You say, with regard to the Letters, that "my assumption….  is that these are inspired writings."  I have to point out that whenever God-inspired Scripture is spoken of in the NT, that it is the Jewish Bible that is spoken of.  There is in fact no Biblical warrant for the inspiration of the NT and it took Christians 300 years to decide what to include in the NT and they STILL don’t all agree. It is easy to talk about the inspiration of the Holy Spirit in the abstract, but if you look at it in the concrete it is a totally different thing. John 16:13 says " When he, the Spirit of truth comes, he will guide you into all truth". You only have to look around you at all the US denominations,  which on their own  must number hundreds, all of which differ in belief and practice, to be brought up against the hard fact, that they all claim John 16:13 for their own, yet display no proof of it whatsoever.  Each  member of each of those denominations got their glasses from the same place as you and they all see differently.  Tell me why, John.

First of all, you are incorrect when you make your charge that the New Testament does not claim inspiration for any of its writers.  In 2 Peter 3:14-16, Peter describes Paul’s writings as "scripture."    Your statement is false–plain and simple.   Also, Paul told the Thessalonians that his message was "The Word of God" which they had received.  (1 Thess 2:13)   If you read the second century church fathers, they unanimously use the gospels, the letters of Paul and others as scripture.  This is absolutely undeniable.  I do not know where you are coming from on this one.  As for the canon, naturally it was not set instantaneously.  Neither was the OT, of course,   However, by the end of the second century the list of accepted books was virtually completely set.  The list of Irenaeus is identical to ours, although he admitted that there were four of five books about which there was still some debate.  Grossly exaggerating the situation does not help the believeablitiy of your claims.  The fact is that the early church was very cautious about creating a canon, as they should have been.  All you have to do is read Didache or Epistle of Barnabus to see the difference in quality between the books chosen and those considered but not chosen.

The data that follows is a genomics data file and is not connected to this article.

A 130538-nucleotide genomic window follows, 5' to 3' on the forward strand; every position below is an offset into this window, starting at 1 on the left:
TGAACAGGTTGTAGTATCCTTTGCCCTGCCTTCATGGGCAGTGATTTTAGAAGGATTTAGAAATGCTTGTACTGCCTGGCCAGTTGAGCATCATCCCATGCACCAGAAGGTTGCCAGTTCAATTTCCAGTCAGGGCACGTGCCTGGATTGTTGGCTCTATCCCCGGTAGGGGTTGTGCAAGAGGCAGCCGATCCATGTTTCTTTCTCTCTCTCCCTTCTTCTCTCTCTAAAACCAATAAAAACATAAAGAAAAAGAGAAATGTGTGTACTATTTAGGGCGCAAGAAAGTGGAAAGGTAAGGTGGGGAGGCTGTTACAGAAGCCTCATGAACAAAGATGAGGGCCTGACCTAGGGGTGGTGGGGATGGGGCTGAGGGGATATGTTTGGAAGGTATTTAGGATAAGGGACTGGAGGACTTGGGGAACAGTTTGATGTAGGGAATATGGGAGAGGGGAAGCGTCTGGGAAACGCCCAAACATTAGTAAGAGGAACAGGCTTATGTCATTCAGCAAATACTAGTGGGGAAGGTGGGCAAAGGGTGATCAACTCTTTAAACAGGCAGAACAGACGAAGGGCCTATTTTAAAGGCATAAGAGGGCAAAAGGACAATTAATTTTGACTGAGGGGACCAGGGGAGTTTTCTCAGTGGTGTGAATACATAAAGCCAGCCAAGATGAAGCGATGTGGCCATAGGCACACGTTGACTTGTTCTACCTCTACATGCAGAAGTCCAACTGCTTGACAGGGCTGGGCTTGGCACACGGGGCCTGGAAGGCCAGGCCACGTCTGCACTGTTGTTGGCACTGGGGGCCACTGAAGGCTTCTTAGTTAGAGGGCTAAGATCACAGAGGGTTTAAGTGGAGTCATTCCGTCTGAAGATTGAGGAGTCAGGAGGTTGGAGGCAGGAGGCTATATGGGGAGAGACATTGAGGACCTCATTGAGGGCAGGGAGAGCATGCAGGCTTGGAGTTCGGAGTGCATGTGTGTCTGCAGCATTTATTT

Your attack on the New Testament scripture is a red herring–plain and simple.  However, the situation with so many denominations is more troubling, I will admit.  All I know is that the group I am part of does not have an extra-biblical creed.  We do not generate divisive credal statements for a reason.  We do our very best to be a group of Christians who base both our life and teaching on the Bible alone.  Whether or not we succeed you can judge for yourself.  I cannot end the problem of denominations and of false teachings in Christianity, but the fact that some have false teachings does not logically imply that there is no truth in the scripture.   The fact that some misapply the scripture does not logically disprove the scripture as you yourself know.  I do not claim to have perfect doctrine or an unassailable life.  I believe the key here is humility and being like Jesus–the greatest man who ever lived.  If we can do this, then many of the problems you describe will go away, but realistically and unfortunately, there will continue to be division within Christianity.
Again, and hopefully you will be humble enough to admit this, the fact that some distort or misuse scripture does not disprove the validity of the scriptures, any more than the anecdote I shared with you a couple of days proves anything.  Please forgive my excess of enthusiasm in sharing an anecdote which you properly dismissed as irrelevant.
John O.


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